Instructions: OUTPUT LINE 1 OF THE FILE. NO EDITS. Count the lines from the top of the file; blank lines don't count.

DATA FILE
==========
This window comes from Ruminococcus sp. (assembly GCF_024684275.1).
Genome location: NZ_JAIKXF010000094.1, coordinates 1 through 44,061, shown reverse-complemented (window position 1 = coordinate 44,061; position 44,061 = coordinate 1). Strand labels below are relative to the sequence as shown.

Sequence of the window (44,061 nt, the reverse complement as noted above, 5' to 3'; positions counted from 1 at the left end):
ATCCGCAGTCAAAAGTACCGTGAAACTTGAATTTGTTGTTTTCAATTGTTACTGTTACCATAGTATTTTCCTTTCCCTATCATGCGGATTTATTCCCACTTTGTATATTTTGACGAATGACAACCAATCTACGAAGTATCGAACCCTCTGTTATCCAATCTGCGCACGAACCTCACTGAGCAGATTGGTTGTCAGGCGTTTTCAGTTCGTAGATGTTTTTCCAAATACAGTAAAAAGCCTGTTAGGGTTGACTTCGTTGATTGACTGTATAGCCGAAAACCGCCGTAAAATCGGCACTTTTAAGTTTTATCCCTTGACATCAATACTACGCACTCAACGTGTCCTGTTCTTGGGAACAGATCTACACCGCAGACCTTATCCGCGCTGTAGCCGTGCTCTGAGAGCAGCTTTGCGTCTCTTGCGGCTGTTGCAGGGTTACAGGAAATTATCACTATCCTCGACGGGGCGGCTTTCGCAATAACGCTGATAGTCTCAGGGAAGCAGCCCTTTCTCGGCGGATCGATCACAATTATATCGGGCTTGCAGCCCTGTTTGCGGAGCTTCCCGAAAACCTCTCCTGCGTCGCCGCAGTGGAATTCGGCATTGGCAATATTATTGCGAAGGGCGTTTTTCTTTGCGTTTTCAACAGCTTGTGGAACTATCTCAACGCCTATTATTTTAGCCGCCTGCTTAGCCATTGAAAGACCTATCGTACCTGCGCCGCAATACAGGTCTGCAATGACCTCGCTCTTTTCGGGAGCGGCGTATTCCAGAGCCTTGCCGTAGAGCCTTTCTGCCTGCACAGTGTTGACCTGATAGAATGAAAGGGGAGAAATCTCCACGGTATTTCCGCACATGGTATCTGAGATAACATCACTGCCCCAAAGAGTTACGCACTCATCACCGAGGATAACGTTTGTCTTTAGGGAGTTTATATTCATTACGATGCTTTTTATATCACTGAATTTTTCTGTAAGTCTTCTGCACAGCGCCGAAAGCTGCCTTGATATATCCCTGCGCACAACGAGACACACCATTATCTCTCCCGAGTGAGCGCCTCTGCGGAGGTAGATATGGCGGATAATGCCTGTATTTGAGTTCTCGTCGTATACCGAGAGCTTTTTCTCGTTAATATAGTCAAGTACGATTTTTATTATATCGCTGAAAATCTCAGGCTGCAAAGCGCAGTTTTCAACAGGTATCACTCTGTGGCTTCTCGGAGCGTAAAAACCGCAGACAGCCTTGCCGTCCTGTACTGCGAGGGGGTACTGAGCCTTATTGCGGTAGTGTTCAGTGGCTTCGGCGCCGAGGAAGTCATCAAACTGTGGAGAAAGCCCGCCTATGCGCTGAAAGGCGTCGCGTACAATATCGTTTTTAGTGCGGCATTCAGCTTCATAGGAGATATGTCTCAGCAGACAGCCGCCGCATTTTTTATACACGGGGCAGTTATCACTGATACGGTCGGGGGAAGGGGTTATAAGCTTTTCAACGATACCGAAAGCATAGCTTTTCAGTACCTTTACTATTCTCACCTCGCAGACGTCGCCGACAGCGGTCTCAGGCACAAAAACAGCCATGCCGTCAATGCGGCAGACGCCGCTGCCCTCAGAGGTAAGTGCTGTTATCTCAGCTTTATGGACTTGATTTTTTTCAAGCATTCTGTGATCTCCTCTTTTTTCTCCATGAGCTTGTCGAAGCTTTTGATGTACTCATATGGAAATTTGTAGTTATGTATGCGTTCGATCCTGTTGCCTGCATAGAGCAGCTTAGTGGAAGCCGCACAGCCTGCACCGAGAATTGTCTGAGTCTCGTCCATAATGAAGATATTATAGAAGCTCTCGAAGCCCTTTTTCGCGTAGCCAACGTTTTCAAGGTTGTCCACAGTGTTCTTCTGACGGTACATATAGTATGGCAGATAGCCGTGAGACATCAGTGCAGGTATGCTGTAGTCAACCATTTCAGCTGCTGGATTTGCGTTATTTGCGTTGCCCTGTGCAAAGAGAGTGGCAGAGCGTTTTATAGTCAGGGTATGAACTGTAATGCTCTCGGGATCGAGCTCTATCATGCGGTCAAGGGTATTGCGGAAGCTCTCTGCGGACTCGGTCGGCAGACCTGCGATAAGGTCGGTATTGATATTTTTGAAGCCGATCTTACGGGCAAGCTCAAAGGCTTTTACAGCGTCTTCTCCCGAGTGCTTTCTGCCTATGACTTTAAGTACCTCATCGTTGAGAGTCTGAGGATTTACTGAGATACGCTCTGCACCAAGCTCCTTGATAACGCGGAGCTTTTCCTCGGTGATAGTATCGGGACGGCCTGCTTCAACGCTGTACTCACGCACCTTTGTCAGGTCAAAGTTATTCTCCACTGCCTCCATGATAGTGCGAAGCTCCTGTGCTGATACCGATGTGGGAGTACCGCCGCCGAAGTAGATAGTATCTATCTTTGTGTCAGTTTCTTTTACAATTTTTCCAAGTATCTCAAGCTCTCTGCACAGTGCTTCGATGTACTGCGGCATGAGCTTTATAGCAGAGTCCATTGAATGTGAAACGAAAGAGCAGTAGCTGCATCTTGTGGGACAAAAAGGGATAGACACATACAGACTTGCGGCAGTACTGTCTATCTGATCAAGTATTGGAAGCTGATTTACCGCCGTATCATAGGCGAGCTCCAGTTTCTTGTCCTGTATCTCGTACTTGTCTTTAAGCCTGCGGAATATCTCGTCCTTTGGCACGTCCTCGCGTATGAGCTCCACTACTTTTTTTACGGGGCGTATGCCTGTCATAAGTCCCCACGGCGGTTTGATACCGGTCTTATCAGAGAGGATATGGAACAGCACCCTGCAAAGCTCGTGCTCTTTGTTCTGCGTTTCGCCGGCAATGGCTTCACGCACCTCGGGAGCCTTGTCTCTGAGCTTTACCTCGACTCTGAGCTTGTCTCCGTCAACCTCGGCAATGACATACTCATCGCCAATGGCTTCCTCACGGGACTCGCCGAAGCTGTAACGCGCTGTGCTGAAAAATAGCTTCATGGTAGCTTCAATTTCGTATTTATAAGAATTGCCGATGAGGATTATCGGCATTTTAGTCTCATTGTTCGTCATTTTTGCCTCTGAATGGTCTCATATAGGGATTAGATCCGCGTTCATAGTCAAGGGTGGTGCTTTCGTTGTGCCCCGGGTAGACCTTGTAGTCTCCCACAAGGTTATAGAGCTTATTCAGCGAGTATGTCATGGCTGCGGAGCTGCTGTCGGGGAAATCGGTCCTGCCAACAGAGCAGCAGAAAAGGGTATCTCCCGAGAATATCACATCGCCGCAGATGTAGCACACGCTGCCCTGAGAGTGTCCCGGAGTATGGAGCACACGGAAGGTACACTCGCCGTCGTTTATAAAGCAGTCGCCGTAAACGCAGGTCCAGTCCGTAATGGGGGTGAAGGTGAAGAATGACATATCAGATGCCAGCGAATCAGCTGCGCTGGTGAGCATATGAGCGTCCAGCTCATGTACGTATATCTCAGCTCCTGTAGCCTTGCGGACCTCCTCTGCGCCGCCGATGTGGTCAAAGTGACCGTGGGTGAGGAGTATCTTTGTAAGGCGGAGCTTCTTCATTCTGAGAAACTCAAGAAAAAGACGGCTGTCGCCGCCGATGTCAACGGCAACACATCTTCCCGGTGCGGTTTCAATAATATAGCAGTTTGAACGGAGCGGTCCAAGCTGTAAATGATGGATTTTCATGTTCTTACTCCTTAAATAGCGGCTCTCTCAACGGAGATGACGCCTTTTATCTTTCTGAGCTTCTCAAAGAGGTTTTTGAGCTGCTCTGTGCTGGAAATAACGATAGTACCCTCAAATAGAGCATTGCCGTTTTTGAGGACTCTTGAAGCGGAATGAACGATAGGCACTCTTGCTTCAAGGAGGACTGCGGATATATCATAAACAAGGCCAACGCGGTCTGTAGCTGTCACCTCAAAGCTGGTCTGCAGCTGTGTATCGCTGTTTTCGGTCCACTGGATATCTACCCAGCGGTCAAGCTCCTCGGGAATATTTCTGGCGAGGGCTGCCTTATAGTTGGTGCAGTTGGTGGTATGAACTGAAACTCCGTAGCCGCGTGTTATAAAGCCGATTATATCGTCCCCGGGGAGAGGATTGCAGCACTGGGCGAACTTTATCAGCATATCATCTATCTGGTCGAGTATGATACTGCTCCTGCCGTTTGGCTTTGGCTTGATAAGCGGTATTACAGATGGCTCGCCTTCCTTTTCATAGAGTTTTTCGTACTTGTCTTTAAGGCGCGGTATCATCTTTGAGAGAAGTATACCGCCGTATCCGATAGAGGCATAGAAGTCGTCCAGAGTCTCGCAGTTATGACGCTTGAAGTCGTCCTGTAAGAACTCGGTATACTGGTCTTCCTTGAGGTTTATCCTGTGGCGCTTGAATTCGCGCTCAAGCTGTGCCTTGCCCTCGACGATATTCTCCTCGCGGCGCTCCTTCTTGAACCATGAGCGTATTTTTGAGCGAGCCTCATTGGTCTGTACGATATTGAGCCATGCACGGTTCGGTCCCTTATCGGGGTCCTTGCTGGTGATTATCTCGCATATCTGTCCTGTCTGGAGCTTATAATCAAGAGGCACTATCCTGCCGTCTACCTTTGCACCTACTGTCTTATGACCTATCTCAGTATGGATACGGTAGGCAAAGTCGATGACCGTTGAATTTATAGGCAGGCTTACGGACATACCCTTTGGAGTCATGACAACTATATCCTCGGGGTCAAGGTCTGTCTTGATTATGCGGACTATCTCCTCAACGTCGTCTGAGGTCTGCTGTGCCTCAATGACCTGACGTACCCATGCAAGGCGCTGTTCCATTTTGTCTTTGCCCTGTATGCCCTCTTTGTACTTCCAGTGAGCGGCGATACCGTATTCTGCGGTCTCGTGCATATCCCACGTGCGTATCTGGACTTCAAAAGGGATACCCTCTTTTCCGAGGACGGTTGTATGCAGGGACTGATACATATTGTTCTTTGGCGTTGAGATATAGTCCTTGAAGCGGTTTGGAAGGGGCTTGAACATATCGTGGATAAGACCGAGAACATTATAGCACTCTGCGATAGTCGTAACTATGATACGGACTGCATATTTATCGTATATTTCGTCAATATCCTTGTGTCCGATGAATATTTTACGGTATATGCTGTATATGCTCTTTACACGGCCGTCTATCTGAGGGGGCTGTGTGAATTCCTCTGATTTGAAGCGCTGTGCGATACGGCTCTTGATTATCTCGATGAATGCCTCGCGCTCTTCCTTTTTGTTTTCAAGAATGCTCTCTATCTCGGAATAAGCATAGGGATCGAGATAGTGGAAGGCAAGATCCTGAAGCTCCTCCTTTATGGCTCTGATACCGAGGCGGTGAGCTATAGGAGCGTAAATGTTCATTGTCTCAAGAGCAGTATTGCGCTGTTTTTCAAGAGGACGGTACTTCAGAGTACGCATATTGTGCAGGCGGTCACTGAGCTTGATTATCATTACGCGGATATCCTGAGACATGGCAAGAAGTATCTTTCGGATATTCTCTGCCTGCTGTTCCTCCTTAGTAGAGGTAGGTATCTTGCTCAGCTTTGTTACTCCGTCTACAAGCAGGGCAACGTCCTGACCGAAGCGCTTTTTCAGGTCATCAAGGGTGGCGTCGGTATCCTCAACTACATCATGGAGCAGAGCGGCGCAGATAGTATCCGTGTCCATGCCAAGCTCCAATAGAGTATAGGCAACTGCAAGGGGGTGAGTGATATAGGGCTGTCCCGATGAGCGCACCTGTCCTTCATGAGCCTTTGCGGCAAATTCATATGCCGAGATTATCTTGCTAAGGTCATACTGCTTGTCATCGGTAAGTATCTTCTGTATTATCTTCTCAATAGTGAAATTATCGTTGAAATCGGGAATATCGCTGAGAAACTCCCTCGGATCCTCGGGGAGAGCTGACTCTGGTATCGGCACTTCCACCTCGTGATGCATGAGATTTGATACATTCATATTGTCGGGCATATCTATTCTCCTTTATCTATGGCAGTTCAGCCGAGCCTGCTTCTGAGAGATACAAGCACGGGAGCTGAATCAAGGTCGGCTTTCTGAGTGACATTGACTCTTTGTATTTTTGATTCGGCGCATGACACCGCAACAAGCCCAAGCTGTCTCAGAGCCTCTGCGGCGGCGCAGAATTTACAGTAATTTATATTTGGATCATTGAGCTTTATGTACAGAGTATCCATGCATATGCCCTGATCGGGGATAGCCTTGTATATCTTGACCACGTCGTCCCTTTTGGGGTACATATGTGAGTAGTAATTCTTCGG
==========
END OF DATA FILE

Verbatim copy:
This window comes from Ruminococcus sp. (assembly GCF_024684275.1).